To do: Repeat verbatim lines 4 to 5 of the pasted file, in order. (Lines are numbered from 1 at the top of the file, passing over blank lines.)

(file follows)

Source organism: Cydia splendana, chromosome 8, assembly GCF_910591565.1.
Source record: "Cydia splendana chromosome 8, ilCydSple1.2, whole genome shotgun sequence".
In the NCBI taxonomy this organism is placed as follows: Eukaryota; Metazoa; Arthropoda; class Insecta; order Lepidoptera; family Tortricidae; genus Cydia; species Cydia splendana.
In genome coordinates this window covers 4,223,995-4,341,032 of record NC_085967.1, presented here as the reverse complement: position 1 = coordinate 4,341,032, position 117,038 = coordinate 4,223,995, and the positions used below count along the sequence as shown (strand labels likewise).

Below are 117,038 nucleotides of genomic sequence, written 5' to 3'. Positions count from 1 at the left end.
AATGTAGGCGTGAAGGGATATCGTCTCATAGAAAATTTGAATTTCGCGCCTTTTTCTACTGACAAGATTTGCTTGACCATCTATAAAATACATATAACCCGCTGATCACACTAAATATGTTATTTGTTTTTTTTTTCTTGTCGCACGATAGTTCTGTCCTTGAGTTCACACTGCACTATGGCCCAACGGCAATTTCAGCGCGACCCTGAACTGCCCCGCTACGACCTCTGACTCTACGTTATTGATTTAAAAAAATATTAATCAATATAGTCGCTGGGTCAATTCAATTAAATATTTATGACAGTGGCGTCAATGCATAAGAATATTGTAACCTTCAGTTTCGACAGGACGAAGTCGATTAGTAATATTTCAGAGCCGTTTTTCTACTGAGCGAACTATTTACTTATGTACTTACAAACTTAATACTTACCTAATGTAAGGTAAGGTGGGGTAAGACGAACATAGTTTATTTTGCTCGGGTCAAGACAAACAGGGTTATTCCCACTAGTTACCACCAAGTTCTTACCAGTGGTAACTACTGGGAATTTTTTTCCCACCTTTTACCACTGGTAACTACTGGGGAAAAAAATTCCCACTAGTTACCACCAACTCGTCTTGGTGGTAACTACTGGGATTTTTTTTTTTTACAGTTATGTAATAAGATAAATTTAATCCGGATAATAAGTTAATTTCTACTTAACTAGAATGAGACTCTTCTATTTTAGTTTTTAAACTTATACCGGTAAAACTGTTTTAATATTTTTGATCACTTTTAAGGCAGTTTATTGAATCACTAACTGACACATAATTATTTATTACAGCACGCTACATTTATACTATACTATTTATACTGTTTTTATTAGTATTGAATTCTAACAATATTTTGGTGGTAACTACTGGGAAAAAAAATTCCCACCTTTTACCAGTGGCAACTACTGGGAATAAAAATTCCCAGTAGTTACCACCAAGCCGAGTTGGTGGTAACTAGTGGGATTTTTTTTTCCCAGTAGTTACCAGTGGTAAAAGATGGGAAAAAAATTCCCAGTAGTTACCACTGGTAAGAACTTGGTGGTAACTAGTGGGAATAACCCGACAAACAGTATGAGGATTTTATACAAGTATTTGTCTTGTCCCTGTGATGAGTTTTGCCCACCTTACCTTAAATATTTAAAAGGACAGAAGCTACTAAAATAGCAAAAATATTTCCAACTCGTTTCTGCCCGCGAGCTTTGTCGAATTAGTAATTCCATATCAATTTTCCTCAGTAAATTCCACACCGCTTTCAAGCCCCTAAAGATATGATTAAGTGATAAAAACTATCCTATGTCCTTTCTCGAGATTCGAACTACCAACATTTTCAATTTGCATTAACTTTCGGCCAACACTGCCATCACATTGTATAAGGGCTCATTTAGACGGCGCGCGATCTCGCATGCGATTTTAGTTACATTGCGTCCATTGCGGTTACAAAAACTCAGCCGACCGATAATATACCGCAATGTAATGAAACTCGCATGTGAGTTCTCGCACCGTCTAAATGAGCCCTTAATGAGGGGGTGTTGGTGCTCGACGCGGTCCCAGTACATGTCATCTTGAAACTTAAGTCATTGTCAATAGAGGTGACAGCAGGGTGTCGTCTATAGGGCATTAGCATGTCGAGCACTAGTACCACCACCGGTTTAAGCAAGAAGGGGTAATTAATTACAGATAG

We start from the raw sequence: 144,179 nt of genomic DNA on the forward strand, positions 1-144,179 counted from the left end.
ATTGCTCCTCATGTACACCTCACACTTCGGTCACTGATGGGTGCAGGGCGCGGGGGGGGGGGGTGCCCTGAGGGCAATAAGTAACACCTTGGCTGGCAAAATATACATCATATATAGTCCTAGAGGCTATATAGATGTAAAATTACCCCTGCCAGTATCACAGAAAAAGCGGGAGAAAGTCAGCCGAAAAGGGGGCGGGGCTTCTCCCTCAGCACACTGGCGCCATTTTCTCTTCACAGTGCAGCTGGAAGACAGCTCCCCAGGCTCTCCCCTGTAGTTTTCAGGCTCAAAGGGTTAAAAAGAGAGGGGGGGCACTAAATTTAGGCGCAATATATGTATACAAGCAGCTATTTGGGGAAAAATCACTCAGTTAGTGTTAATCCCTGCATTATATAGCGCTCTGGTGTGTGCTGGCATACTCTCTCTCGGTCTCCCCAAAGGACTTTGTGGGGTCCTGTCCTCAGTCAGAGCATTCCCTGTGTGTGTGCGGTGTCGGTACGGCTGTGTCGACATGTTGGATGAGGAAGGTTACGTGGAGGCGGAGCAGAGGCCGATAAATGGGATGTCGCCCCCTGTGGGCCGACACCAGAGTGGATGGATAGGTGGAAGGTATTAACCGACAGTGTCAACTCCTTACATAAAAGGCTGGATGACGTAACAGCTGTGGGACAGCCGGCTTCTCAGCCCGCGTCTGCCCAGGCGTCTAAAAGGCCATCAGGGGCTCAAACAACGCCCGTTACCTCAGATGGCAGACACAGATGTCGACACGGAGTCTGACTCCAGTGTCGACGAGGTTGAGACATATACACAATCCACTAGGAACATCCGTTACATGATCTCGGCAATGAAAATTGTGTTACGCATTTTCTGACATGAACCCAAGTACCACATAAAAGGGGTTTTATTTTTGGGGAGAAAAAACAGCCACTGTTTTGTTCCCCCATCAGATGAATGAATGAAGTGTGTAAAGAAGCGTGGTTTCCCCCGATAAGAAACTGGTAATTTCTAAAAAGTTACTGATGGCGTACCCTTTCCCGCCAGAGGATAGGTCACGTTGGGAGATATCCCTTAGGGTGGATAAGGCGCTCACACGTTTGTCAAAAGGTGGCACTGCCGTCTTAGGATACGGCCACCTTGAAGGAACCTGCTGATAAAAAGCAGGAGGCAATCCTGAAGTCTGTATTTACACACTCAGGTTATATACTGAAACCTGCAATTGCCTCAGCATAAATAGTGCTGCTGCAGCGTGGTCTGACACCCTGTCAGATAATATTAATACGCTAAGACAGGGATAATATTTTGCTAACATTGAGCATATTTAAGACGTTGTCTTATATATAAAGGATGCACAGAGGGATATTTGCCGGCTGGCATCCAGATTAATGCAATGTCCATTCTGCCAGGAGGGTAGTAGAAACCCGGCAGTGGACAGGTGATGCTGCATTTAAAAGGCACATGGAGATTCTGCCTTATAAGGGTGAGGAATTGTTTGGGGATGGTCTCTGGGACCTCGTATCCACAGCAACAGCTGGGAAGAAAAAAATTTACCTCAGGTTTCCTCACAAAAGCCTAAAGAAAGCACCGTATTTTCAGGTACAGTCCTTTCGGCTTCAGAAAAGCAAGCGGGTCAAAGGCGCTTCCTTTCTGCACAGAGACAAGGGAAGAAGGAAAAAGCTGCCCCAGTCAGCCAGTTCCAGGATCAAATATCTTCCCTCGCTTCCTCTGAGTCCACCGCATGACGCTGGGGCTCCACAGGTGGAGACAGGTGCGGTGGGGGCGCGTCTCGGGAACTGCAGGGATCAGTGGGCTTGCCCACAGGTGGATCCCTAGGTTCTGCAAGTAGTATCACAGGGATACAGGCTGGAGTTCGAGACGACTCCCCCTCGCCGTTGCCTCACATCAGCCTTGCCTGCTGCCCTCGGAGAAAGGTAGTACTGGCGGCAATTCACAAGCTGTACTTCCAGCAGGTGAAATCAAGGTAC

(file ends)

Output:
In genome coordinates this window covers 4,223,995-4,341,032 of record NC_085967.1, presented here as the reverse complement: position 1 = coordinate 4,341,032, position 117,038 = coordinate 4,223,995, and the positions used below count along the sequence as shown (strand labels likewise).

Below are 117,038 nucleotides of genomic sequence, written 5' to 3'. Positions count from 1 at the left end.